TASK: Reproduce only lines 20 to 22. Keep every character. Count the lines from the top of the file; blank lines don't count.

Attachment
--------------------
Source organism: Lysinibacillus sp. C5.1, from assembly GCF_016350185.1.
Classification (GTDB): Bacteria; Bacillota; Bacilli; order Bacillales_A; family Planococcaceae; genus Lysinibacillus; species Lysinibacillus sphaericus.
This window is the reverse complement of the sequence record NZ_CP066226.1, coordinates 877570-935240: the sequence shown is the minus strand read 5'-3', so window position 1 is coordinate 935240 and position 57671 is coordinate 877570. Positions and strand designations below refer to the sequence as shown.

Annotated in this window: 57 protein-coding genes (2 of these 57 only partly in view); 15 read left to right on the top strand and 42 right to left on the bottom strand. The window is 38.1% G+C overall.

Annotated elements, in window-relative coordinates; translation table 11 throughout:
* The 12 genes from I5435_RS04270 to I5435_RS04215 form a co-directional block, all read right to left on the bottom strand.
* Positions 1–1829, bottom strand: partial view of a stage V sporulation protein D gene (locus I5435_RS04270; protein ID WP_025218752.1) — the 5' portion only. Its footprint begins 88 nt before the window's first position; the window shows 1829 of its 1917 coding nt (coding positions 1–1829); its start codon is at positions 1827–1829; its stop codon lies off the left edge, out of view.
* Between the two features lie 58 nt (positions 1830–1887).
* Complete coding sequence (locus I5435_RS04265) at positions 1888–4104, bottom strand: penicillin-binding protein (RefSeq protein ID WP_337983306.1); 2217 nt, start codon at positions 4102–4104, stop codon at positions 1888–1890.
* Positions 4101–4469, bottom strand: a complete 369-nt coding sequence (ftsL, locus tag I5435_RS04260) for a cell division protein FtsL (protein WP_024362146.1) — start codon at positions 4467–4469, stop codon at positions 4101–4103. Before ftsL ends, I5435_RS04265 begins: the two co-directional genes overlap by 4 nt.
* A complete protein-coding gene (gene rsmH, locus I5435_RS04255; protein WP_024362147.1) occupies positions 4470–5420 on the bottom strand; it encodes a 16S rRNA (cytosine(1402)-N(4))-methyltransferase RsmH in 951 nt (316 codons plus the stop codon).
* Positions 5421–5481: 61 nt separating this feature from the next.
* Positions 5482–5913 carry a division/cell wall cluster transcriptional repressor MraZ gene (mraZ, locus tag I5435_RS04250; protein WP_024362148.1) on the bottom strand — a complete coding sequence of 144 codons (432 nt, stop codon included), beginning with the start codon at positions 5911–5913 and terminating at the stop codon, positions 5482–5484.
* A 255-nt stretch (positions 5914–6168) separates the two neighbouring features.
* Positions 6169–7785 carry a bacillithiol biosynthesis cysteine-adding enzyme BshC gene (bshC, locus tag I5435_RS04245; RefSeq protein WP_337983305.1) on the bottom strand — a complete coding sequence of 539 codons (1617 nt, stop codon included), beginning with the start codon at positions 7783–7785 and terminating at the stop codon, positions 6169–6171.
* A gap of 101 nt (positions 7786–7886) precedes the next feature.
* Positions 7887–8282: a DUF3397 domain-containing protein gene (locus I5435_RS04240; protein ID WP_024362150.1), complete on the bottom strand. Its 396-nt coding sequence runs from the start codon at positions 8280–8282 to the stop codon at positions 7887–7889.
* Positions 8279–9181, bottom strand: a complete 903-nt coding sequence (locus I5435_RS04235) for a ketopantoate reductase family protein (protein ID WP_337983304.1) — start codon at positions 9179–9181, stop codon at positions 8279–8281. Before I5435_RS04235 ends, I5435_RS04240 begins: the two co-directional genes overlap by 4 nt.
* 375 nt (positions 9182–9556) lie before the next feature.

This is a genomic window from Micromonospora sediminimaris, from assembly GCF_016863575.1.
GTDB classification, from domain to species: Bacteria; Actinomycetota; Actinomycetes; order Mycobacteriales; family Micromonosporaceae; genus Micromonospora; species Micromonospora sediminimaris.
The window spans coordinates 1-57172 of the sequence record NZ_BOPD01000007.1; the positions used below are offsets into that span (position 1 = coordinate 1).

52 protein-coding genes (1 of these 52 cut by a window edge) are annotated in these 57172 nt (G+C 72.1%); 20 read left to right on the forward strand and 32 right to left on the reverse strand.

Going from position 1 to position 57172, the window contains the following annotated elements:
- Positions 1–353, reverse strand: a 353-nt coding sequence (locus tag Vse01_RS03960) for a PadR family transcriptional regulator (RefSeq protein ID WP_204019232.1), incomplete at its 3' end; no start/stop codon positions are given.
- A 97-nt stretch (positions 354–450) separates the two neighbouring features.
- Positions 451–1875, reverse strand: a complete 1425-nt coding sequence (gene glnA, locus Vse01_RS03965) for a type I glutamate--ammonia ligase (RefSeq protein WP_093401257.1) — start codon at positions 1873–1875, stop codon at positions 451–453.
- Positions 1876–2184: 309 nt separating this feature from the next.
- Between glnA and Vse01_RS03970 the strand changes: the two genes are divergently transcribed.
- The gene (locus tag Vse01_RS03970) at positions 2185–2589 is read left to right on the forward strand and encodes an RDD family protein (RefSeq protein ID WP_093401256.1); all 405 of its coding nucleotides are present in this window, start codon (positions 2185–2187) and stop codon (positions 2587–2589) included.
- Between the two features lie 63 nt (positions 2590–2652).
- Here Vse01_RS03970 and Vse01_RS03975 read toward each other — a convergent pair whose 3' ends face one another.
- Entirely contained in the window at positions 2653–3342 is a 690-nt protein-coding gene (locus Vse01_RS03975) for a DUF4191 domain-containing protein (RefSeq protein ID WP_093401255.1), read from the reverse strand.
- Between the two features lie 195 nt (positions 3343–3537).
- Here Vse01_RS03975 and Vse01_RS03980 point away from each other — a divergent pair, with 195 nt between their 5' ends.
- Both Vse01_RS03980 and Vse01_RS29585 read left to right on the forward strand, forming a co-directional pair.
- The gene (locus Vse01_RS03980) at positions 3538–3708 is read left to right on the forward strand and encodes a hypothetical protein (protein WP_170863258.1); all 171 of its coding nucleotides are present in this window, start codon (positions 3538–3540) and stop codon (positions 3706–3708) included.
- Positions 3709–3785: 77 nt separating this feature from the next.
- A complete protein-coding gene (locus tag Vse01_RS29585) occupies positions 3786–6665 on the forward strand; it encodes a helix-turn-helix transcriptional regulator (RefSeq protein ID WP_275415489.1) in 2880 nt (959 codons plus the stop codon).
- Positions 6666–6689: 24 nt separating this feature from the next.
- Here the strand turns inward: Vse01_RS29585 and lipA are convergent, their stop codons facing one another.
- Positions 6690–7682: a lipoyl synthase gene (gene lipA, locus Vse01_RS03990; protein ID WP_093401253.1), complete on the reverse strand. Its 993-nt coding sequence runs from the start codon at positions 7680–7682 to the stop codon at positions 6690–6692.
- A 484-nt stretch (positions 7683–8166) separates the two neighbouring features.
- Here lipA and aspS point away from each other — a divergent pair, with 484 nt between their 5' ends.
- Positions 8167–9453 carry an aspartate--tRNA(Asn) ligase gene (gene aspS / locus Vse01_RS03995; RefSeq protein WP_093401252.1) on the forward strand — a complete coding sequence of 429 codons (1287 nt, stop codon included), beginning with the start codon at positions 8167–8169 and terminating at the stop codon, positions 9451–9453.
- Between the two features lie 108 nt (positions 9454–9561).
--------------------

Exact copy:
This is a genomic window from Micromonospora sediminimaris, from assembly GCF_016863575.1.
GTDB classification, from domain to species: Bacteria; Actinomycetota; Actinomycetes; order Mycobacteriales; family Micromonosporaceae; genus Micromonospora; species Micromonospora sediminimaris.
The window spans coordinates 1-57172 of the sequence record NZ_BOPD01000007.1; the positions used below are offsets into that span (position 1 = coordinate 1).